We resolve the above conjecture for adversarial vertex arrivals in bipartite graphs, for which we present a (1+o(1))·Δ-edge-coloring algorithm for Δ = ω(log n) known a priori. Surprisingly, if Δ is not known ahead of time, we show that no online (e/(e-1)-Ω(1))·Δ-edge-coloring algorithm exists. We then provide an optimal, (e/(e-1)+o(1))·Δ-edge-coloring algorithm for unknown Δ = ω(log n). Key to our results, and of possible independent interest, is a novel fractional relaxation for edge coloring, for which we present optimal fractional online algorithms and a near-lossless online rounding scheme, yielding our optimal randomized algorithms.

#### Stochastic Online Metric Matching

Anupam Gupta, Guru Guruganesh, Binguhi Peng, David Wajc
C11ICALP 2019

#### Abstract

We study the minimum-cost metric perfect matching problem under online i.i.d arrivals. We are given a xed metric with a server at each of the points, and then requests arrive online, each drawn independently from a known probability distribution over the points. Each request has to be matched to a free server, with cost equal to the distance. The goal is to minimize the expected total cost of the matching.

Such stochastic arrival models have been widely studied for the maximization variants of the online matching problem; however, the only known result for the minimization problem is a tight O(log n)-competitiveness for the random-order arrival model. This is in contrast with the adversarial model, where an optimal competitive ratio of O(log n) has long been conjectured and remains a tantalizing open question.

In this paper, we show improved results in the i.i.d arrival model. We show how the i.i.d model can be used to give substantially better algorithms: our main result is an O((log log log n)2)- competitive algorithm in this model. Along the way we give a 9-competitive algorithm for the line and tree metrics. Both results imply a strict separation between the i.i.d model and the adversarial and random order models, both for general metrics and these much-studied metrics.

#### Simplified and Space-Optimal Semi-Streaming (2+ε)-Approximate Matching

Mohsen Ghaffari, David Wajc
C10SOSA 2019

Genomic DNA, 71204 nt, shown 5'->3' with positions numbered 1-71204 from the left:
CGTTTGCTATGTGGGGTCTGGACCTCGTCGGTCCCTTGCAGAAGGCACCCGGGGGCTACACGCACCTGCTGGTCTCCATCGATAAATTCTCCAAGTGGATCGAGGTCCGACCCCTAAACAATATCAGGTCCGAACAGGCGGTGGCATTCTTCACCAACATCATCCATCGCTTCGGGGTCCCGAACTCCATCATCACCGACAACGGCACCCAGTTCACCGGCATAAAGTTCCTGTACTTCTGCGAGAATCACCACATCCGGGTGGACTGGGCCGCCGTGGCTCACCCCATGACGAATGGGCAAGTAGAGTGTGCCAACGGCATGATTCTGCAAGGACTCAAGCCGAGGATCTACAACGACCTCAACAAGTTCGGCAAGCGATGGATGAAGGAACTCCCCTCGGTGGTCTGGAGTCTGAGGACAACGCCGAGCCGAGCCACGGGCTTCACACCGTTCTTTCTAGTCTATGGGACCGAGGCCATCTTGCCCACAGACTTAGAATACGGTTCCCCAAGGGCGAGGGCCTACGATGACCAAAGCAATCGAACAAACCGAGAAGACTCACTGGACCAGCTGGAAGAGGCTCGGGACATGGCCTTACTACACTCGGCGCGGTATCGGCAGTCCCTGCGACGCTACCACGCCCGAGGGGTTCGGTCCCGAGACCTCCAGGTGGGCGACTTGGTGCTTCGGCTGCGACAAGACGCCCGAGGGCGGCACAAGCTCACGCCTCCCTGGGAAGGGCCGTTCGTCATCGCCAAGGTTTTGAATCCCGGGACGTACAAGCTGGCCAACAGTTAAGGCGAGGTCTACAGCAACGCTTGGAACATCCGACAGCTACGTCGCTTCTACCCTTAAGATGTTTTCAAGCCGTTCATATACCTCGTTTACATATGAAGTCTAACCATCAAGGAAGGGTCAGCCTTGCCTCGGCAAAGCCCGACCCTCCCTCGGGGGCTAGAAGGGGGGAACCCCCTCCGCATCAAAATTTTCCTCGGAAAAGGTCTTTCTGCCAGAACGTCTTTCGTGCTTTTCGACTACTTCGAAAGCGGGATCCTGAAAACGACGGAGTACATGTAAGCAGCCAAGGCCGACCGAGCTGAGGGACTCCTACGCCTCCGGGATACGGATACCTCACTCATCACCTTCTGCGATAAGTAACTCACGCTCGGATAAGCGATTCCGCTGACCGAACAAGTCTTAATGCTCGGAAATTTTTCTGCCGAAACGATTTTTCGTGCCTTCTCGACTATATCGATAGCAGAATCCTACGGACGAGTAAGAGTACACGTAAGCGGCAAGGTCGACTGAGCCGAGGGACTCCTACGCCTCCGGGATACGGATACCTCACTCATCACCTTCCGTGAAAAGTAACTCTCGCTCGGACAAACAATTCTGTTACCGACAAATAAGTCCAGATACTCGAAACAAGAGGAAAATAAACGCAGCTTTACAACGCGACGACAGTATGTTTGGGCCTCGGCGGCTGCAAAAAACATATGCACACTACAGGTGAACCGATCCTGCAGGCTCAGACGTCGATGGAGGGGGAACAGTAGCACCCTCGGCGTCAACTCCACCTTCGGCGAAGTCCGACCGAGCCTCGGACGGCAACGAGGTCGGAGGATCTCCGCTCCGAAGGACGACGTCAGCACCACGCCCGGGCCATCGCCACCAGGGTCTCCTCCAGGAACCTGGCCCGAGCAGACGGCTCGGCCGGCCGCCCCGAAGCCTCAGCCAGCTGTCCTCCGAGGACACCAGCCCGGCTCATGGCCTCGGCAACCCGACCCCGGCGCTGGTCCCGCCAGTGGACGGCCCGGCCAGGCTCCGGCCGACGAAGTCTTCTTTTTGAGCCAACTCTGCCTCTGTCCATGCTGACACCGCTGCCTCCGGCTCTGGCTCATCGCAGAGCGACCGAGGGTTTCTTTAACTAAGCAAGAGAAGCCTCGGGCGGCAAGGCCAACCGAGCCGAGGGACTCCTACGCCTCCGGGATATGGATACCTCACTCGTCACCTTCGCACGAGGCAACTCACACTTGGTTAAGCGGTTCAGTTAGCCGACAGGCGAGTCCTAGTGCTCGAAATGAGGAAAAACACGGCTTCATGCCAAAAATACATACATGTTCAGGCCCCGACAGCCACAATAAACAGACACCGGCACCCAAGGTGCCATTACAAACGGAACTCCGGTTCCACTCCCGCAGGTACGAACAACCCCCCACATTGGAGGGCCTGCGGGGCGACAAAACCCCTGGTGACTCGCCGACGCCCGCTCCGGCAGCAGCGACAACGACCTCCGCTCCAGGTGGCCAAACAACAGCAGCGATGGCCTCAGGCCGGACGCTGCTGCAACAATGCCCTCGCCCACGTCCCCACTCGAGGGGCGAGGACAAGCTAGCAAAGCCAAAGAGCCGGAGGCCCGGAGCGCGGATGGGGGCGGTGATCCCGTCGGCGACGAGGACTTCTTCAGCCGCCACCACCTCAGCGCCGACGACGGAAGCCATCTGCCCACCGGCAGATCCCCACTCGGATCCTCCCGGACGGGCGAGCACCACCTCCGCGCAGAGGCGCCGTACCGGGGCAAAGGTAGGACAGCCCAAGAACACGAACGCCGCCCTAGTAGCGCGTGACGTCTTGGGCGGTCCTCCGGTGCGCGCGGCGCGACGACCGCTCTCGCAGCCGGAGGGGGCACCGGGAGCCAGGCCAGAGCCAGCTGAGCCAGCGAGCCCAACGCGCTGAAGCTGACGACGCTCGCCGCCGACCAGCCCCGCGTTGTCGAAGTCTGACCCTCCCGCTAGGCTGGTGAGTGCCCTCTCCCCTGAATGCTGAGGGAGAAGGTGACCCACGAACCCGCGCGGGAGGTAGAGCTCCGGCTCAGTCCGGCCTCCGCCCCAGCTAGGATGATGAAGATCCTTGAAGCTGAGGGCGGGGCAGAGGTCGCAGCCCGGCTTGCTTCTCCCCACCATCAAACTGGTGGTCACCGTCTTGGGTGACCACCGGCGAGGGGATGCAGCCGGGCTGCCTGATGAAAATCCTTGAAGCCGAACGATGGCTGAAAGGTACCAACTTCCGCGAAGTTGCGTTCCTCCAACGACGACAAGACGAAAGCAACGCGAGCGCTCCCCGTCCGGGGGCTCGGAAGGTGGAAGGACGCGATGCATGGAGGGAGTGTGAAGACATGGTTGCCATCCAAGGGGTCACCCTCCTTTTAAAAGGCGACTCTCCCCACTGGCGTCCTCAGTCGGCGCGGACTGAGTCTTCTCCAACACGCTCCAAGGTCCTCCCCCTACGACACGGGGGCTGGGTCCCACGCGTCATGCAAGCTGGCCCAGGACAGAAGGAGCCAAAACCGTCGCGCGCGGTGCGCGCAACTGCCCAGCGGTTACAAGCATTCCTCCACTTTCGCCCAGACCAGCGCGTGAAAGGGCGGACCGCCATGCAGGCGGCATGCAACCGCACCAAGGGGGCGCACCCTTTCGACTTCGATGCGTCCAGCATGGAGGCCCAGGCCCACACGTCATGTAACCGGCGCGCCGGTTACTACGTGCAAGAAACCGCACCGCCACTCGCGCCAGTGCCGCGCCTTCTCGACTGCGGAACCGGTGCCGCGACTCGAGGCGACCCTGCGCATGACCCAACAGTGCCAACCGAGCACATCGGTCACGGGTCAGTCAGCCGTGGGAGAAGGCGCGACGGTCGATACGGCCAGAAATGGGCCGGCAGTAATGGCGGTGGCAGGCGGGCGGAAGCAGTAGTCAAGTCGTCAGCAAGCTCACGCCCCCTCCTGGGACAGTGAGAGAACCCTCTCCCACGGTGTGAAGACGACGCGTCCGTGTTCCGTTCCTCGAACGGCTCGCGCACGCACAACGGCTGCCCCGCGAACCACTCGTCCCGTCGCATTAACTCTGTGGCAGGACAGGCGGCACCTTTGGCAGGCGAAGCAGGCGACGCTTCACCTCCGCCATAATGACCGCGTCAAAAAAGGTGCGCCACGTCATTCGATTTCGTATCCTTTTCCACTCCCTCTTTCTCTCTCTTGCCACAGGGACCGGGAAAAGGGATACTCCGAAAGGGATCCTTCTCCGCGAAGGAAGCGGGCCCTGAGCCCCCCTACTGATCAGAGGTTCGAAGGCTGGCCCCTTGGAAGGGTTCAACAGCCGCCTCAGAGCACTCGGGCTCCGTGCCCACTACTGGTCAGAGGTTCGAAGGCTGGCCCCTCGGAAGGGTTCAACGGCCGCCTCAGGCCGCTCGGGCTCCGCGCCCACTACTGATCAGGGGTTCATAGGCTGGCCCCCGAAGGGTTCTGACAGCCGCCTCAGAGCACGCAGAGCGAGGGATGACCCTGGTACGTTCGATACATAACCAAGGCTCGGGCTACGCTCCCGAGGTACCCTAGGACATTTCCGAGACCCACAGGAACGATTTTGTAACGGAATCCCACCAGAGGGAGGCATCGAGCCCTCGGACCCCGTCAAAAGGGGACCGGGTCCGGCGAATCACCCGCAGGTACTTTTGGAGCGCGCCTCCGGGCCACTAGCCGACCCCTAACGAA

#### Abstract

In a recent breakthrough, Paz and Schwartzman (SODA'17) presented a single-pass (2+ɛ)-approximation algorithm for the maximum weight matching problem in the semi-streaming model. Their algorithm uses O(n log^2 n) bits of space, for any constant ɛ>0.

We present two simplified and more intuitive analyses, for essentially the same algorithm, which also improve the space complexity to the optimal bound of O(n log n) bits --- this is optimal as the output matching requires \Omega(n log n) bits. Our analyses rely on a simple use of the primal dual method and a simple accounting method.

Joseph (Seffi) Naor, David Wajc
J2TEAC 2018 Special Issue on EC 15 . Supersedes the EC 15 paper below.

#### Abstract

Motivated by Internet targeted advertising, we address several ad allocation problems. Prior work has established these problems admit no randomized online algorithm better than (1-1/e)-competitive ([Karp et al. 1990; Mehta et al. 2007]), yet simple heuristics have been observed to perform much better in practice. We explain this phenomenon by studying a generalization of the bounded-degree inputs considered by [Buchbinder et al. 2007), graphs which we call (k,d)-bounded. In such graphs the maximal degree on the online side is at most d and the minimal degree on the offline side is at least k. We prove that for such graphs, these problems' natural greedy algorithms attain competitive ratio 1-(d-1)/(k+d-1), tending to one as d/k tends to zero. We prove this bound is tight for these algorithms.

Next, we develop deterministic primal-dual algorithms for the above problems achieving competitive ratio 1-(1-1/d)k>1-1/e^{k/d}, or exponentially better loss as a function of k/d, and strictly better than 1-1/e whenever k ≥ d. We complement our lower bounds with matching upper bounds for the vertex- weighted problem. Finally, we use our deterministic algorithms to prove by dual-fitting that simple randomized algorithms achieve the same bounds in expectation. Our algorithms and analysis differ from previous ad allocation algorithms, which largely scale bids based on the spent fraction of their bidder's budget, whereas we scale bids according to the number of times the bidder could have spent as much as her current bid. Our algorithms differ from previous online primal-dual algorithms, as they do not maintain dual feasibility, but only primal-to-dual ratio, and only attain dual feasibility upon termination. We believe our techniques could find applications to other well- behaved online packing problems.